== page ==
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The Kujawsko-Pomorskie Voivodeship is one of the 16 Voivodeships contributing to the territory of Poland. Voivodeship stretches over an area of 17,969 kilometers squared and is inhabited by approximately 2,074,517 people, which adds up to a density of population of 120 people per kilometer squared.[14] Kujwasko-Pomorskie region is situated in the northern part of Poland, bordered by the Voivodeships of Warmińsko-Mazurskie to the northeast, Pomorskie to the north, Mazowieckie to the east, Łódzkie to the south, and Wielkopolskie to the southwest. The Voivodeship itself was established in 1999 by merging three different historical provinces. Significant cities in the area include the Bydgoszcz and Toruń, with Bydgoszcz as the seat of Voivode and Toruń as the seat of the regional assembly.[1] The Kujwasko-Pomorskie territory is composed chiefly of flat and lowland landscapes, as a central part of the region is situated in the Vistula basin. The Vistula river is the most significant river flowing through the territory and also the longest river in Poland.[4] 

What Kujawsko-pomorskie is known for

Toruń is the seat of the self-government of the Kuyavian-Pomeranian Voivodeship and is one of its two capitals, together with Bydgoszcz. Toruń is located on the Vistula river's banks, in the Voivodeship's central part. The historic part of the city is inscribed on the UNESCO World Heritage List. One of the predominant sights in the historic city is the Town Hall, one of the largest brick buildings of that kind in Europe. The Town Hall was built in the 14th century in Gothic style.[7] 

Nicolaus Copernicus (polish Mikołaj Kopernik) was a polish polymath as well as a mathematician, astronomer, and Catholic canon. He is best known for formulating a theory of Heliocentrism. Until then, the generally accepted view was that Sun orbits the Earth; however, his Heliocentric theory, which he published just before his death in 1543 and is considered one of his most important contributions to the history of science. The theory triggered the Copernican Revolution and contributed to the Scientific Revolution.[8] Copernicus' birth-house is located in the historical Toruń city and is open for tourists. The house was built in the 15th century in Gothic style. Nowadays, the house features a museum, offering various tours, representing not only Copernicus' life and achievements but also scientific history.[9]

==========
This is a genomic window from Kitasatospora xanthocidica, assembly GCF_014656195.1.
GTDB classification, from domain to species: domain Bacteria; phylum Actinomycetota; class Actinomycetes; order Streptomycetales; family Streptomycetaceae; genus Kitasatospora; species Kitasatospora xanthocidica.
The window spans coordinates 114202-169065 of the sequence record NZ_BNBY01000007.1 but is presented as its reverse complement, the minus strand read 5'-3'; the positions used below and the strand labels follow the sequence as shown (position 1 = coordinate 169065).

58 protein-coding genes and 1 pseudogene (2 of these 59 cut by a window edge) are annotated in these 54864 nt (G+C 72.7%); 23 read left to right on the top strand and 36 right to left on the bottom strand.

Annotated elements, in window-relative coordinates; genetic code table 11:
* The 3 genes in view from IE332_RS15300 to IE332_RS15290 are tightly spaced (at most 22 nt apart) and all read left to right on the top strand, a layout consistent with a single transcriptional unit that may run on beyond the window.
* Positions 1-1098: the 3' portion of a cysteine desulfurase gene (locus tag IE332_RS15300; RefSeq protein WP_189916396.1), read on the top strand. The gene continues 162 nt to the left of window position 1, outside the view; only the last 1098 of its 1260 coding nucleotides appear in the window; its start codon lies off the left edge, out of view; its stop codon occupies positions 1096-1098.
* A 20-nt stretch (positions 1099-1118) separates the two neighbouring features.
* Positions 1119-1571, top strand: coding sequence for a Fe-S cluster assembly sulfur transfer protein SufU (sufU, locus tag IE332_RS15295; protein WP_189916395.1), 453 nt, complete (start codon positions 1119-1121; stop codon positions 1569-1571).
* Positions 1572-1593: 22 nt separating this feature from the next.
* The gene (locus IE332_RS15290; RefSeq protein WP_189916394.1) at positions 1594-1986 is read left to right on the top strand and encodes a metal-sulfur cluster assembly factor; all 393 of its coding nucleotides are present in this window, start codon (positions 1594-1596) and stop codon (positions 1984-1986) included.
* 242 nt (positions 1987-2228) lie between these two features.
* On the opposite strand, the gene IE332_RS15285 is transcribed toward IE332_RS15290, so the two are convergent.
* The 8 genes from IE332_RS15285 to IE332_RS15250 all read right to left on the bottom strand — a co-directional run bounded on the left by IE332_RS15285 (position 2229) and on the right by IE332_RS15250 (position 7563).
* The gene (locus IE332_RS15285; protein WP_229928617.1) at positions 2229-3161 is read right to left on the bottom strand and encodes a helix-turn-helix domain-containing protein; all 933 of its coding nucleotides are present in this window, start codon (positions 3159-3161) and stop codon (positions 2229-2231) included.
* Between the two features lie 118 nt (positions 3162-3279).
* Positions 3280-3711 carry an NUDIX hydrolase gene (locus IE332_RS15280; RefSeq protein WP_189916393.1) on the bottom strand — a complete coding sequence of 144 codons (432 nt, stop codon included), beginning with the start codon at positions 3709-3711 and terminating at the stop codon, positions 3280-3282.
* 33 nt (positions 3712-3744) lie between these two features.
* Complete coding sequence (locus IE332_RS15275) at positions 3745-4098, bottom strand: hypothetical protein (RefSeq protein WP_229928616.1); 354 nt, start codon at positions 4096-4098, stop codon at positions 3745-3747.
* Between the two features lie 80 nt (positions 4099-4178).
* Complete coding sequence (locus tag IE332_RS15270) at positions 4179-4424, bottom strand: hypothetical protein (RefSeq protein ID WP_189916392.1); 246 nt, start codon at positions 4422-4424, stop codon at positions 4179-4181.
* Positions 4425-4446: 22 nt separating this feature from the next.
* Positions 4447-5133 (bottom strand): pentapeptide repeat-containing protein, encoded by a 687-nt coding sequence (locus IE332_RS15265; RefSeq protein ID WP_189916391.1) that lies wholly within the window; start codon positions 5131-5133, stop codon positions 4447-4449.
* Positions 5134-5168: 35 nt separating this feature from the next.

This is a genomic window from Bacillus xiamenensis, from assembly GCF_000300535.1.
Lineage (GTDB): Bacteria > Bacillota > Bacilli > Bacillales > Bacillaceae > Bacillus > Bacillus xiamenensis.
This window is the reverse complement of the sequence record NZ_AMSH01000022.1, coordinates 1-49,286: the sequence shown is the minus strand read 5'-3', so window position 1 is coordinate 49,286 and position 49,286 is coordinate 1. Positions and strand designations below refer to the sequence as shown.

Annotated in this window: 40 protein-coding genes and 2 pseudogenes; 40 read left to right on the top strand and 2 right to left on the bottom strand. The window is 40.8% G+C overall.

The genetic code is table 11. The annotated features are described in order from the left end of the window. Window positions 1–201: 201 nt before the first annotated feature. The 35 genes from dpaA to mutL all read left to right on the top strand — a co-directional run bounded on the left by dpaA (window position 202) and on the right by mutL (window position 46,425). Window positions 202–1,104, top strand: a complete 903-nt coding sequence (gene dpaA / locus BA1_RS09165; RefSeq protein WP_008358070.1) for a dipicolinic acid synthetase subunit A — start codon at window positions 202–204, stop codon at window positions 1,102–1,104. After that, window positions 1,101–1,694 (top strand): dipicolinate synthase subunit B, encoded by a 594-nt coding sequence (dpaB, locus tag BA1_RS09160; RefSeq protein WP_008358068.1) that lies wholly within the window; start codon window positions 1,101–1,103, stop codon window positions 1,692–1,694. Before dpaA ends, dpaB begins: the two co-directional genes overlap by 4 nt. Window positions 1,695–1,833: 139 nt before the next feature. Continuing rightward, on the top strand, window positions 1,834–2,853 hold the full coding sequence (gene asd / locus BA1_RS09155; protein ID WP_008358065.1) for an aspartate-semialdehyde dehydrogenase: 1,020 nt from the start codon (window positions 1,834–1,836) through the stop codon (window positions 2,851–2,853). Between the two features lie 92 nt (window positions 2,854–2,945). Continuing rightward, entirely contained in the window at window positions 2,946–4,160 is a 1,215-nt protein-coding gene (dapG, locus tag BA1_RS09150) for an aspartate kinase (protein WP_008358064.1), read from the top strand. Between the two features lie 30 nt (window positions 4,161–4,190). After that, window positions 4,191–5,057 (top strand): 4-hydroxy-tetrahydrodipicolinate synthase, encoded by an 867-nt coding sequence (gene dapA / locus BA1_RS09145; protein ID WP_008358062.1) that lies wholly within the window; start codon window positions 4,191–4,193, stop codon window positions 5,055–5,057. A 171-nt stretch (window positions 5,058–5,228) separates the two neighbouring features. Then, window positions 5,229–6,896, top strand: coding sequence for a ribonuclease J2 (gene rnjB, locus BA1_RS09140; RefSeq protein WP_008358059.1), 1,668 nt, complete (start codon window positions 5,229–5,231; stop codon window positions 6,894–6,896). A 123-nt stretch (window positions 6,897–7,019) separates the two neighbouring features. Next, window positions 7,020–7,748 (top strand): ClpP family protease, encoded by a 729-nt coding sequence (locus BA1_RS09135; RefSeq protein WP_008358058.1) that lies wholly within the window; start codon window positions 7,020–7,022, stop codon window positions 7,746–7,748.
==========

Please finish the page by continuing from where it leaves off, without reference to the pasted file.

One of the oldest historic landmarks is Biskupin, an archaeological site and a life-size model of a late Bronze Age fortified settlement. Biskupin is located in the south-western borders of the Kujawsko-Pomorskie Voivodeship. The area of the archeological site was first settled in the 8th century BC by Lusatian tribes. Nowadays, the settlement is not only an archeological site but also an open-air museum available for visitors.[10] 

Teutonic Order, which occupied part of the Kujawsko-Pomorskie territory for a period of time, left a considerable number of brick castles and churches in the area. One of them is the castle in Golub, built in Gothic-Renaissance style. The castle offers accommodations and a restaurant, but is most known for is it showcasing various castle architecture, galleries, castle stables, and knights' tournament reenactments.[11]

The Kowajsko-Pomorskie Voivodeship features numerous local cultural events, supporting regional economy and production. One example is the Festival of Taste (Festiwal Smaku) in Grucznie, where people can taste locally produced honey, meat, jam, liqueurs, and wines.[12] One of the cultural institutions in the region is Chopin Centre in Szafarnia, which celebrates composers' music through concerts and artistic events.[13]


The territory of Kujawsko-Pomorskie Voivodeship is mainly composed of flat and lowland landscapes with morainal hills. Lakelands surround the territory. To the north is situated the Południowopomorskie Lakeland, to the east the Chełmno-Dobrzyń Lakeland, and to the south the Wielkopolskie (Great Poland) Lakeland.[1]